Platelet Rich Plasma (PRP) injection is a therapeutic treatment using the patients’ own blood, put through a centrifuge to separate and concentrate the number of platelets, which is then re-injected to the injured site or pain area. Because platelets contain a variety of growth factors which are instrumental in the healing process of tissues, this concentrated dose is championed for its regenerative properties. Considered a conservative therapy (as opposed to surgery, for example), PRP injections are administered in an office setting and work fast to kickstart a number of biological processes.
Recently, Platelet Rich Plasma injection treatment has become popular among professional athletes as a solution to potentially career-slowing injuries. When Tiger Woods spoke to the media about his treatment in 2009, research on PRP was relatively new and considered more trend than science due to its high profile list of supporters.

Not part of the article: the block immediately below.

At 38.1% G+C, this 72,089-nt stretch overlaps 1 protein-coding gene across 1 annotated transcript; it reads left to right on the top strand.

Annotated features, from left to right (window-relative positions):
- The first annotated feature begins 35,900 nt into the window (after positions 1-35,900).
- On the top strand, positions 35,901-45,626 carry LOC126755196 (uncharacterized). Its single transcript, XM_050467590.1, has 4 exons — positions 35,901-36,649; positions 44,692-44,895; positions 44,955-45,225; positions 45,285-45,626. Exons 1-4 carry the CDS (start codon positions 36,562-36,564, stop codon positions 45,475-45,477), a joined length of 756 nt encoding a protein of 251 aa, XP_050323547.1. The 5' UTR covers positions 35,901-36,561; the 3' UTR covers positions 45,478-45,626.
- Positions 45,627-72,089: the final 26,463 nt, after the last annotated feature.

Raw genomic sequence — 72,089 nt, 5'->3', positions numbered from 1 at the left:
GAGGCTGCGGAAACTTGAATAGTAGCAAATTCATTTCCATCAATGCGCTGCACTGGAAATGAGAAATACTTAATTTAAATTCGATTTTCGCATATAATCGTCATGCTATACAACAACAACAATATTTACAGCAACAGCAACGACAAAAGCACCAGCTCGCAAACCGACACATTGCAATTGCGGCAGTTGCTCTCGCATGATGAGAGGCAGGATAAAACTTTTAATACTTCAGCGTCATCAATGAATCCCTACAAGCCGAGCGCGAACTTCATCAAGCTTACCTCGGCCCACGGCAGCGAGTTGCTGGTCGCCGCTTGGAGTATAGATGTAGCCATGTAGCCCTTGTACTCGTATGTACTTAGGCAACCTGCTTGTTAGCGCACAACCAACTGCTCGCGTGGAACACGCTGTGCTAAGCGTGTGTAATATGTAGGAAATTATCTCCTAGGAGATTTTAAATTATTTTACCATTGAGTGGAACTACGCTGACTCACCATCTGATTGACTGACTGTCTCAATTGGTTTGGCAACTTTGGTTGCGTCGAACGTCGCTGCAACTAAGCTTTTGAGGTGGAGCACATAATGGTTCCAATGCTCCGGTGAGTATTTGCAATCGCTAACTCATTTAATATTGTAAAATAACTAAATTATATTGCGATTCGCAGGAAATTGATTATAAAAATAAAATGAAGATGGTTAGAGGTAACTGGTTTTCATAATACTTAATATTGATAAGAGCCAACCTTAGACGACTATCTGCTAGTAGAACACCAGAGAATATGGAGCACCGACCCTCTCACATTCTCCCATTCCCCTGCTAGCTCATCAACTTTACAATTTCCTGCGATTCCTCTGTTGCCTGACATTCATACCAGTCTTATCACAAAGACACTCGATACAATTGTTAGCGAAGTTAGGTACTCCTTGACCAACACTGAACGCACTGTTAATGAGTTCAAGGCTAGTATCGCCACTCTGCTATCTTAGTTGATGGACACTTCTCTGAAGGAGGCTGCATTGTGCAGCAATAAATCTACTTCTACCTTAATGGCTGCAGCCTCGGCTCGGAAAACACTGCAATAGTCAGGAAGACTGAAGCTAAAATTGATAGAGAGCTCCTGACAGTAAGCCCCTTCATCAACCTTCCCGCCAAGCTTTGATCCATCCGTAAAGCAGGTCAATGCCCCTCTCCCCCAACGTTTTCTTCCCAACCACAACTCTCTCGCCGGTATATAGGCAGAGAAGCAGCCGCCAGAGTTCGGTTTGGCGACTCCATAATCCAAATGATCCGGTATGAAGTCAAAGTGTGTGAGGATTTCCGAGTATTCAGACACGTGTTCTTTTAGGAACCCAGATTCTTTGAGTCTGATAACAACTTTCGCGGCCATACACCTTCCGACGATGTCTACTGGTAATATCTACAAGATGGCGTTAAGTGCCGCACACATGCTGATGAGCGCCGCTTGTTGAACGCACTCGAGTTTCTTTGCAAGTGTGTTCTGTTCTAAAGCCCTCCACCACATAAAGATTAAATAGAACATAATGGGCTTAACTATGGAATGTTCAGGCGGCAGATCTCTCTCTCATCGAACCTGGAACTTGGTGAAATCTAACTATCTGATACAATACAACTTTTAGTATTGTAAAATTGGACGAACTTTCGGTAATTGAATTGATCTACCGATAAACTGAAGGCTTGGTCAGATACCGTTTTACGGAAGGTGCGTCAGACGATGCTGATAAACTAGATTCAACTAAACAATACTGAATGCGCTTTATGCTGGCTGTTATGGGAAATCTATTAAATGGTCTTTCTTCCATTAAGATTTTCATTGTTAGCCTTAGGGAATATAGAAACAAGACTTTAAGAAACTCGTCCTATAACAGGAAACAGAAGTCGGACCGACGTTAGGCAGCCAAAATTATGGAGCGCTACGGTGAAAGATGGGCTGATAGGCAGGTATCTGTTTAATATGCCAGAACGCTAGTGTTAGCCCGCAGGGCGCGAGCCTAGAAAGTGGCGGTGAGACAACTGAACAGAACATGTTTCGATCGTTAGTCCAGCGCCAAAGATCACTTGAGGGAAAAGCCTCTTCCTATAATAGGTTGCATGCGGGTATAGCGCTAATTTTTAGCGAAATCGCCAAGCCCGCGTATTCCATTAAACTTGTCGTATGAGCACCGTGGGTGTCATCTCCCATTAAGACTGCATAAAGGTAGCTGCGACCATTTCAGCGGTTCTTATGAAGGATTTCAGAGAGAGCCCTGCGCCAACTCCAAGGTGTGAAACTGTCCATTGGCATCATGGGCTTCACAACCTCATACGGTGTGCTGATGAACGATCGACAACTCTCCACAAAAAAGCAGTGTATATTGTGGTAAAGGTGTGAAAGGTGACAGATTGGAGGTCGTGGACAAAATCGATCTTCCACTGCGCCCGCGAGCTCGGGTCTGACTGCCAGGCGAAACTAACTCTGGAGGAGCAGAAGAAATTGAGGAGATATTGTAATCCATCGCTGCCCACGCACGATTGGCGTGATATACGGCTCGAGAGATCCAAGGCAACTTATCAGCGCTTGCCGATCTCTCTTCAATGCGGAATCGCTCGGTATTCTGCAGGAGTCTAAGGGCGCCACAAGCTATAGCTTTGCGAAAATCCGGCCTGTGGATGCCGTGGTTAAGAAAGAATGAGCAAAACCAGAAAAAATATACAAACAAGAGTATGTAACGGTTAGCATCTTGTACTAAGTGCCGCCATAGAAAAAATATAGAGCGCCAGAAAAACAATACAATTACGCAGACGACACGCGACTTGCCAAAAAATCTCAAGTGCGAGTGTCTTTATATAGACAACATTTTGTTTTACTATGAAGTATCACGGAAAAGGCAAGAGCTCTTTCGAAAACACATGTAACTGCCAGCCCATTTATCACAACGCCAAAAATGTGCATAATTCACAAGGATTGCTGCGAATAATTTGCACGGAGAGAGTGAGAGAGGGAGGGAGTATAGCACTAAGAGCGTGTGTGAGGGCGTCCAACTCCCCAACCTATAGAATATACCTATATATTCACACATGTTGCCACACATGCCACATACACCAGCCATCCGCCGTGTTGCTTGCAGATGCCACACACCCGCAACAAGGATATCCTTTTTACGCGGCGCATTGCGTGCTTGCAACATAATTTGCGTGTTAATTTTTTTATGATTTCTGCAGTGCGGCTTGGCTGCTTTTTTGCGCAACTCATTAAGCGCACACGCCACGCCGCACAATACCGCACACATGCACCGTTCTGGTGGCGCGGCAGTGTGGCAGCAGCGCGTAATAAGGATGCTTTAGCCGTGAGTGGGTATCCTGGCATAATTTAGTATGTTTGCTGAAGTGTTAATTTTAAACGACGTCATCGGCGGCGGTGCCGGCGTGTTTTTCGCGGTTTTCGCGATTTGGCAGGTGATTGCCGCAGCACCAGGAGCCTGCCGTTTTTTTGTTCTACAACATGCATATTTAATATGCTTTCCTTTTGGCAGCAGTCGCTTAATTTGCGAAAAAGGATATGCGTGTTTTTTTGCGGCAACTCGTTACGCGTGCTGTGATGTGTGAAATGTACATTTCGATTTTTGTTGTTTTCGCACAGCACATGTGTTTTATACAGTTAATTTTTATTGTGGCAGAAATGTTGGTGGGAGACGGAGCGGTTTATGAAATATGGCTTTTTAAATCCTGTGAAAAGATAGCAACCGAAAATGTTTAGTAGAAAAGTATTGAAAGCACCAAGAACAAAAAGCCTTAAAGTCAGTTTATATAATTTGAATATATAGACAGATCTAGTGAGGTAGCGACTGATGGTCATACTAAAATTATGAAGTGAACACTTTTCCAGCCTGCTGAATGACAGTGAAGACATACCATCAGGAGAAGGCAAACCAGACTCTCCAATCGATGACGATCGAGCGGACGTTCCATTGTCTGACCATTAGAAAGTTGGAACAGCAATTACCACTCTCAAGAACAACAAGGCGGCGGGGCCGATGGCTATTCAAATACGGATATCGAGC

However, the popularity of the treatment has pushed the scientific community to further examine the effects PRP. The evidence base continues to mount with exploration into how platelet-rich plasma may play a role in improving clinical outcomes in patients with early onset osteoarthritis. In a double-blind randomized trial published in 2013, patient groups who received PRP reported a relief in symptoms over the placebo group who received injections of saline.
Dennis Cardone, associate professor in the Department of Orthopedic Surgery at NYU’s Langone Medical Center explains in an interview with NPR, that although its effectiveness is still in the early stages of research, PRP is at least now something that he can safely offer to patients who might not have had conservative options before.